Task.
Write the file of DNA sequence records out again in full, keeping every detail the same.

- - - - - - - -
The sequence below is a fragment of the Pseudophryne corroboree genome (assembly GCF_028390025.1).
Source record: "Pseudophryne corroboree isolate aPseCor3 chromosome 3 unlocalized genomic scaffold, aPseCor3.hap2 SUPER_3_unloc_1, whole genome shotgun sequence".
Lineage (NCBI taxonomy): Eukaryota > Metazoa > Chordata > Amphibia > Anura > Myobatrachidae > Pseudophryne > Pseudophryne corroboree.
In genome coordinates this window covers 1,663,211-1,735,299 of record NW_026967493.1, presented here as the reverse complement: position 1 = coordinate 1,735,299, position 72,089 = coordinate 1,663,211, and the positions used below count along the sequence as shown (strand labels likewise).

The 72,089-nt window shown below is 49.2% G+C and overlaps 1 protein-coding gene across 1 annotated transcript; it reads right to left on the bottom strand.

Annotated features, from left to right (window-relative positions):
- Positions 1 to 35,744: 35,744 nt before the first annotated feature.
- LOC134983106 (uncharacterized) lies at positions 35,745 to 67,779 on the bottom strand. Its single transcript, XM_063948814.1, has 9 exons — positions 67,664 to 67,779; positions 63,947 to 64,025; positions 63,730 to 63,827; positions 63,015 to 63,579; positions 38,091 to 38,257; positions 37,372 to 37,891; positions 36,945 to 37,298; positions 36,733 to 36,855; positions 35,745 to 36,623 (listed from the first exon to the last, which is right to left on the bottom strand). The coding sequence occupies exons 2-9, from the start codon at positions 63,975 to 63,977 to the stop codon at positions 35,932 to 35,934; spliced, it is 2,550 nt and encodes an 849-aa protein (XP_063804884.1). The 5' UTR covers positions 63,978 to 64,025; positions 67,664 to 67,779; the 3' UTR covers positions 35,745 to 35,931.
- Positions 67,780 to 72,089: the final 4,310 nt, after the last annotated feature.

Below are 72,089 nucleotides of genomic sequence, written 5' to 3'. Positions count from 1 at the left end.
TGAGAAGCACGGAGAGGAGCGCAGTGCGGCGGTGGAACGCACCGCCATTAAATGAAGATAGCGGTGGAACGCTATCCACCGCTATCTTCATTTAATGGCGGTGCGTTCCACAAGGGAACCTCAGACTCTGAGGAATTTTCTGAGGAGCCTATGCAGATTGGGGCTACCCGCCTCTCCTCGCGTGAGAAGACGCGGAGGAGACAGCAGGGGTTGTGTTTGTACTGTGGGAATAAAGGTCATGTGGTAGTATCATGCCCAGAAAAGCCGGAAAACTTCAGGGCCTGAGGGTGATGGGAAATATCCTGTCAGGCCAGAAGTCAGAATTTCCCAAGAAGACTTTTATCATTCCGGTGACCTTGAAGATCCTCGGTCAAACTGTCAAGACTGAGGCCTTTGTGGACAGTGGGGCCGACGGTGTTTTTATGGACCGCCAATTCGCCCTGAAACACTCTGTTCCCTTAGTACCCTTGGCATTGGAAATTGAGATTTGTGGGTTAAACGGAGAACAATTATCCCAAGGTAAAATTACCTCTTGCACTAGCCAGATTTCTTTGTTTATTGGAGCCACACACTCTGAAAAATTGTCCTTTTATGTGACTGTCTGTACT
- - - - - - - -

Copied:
The sequence below is a fragment of the Pseudophryne corroboree genome (assembly GCF_028390025.1).
Source record: "Pseudophryne corroboree isolate aPseCor3 chromosome 3 unlocalized genomic scaffold, aPseCor3.hap2 SUPER_3_unloc_1, whole genome shotgun sequence".
Lineage (NCBI taxonomy): Eukaryota > Metazoa > Chordata > Amphibia > Anura > Myobatrachidae > Pseudophryne > Pseudophryne corroboree.
In genome coordinates this window covers 1,663,211-1,735,299 of record NW_026967493.1, presented here as the reverse complement: position 1 = coordinate 1,735,299, position 72,089 = coordinate 1,663,211, and the positions used below count along the sequence as shown (strand labels likewise).

The 72,089-nt window shown below is 49.2% G+C and overlaps 1 protein-coding gene across 1 annotated transcript; it reads right to left on the bottom strand.

Annotated features, from left to right (window-relative positions):
- Positions 1 to 35,744: 35,744 nt before the first annotated feature.
- LOC134983106 (uncharacterized) lies at positions 35,745 to 67,779 on the bottom strand. Its single transcript, XM_063948814.1, has 9 exons — positions 67,664 to 67,779; positions 63,947 to 64,025; positions 63,730 to 63,827; positions 63,015 to 63,579; positions 38,091 to 38,257; positions 37,372 to 37,891; positions 36,945 to 37,298; positions 36,733 to 36,855; positions 35,745 to 36,623 (listed from the first exon to the last, which is right to left on the bottom strand). The coding sequence occupies exons 2-9, from the start codon at positions 63,975 to 63,977 to the stop codon at positions 35,932 to 35,934; spliced, it is 2,550 nt and encodes an 849-aa protein (XP_063804884.1). The 5' UTR covers positions 63,978 to 64,025; positions 67,664 to 67,779; the 3' UTR covers positions 35,745 to 35,931.
- Positions 67,780 to 72,089: the final 4,310 nt, after the last annotated feature.

Below are 72,089 nucleotides of genomic sequence, written 5' to 3'. Positions count from 1 at the left end.
TGAGAAGCACGGAGAGGAGCGCAGTGCGGCGGTGGAACGCACCGCCATTAAATGAAGATAGCGGTGGAACGCTATCCACCGCTATCTTCATTTAATGGCGGTGCGTTCCACAAGGGAACCTCAGACTCTGAGGAATTTTCTGAGGAGCCTATGCAGATTGGGGCTACCCGCCTCTCCTCGCGTGAGAAGACGCGGAGGAGACAGCAGGGGTTGTGTTTGTACTGTGGGAATAAAGGTCATGTGGTAGTATCATGCCCAGAAAAGCCGGAAAACTTCAGGGCCTGAGGGTGATGGGAAATATCCTGTCAGGCCAGAAGTCAGAATTTCCCAAGAAGACTTTTATCATTCCGGTGACCTTGAAGATCCTCGGTCAAACTGTCAAGACTGAGGCCTTTGTGGACAGTGGGGCCGACGGTGTTTTTATGGACCGCCAATTCGCCCTGAAACACTCTGTTCCCTTAGTACCCTTGGCATTGGAAATTGAGATTTGTGGGTTAAACGGAGAACAATTATCCCAAGGTAAAATTACCTCTTGCACTAGCCAGATTTCTTTGTTTATTGGAGCCACACACTCTGAAAAATTGTCCTTTTATGTGACTGTCTGTACT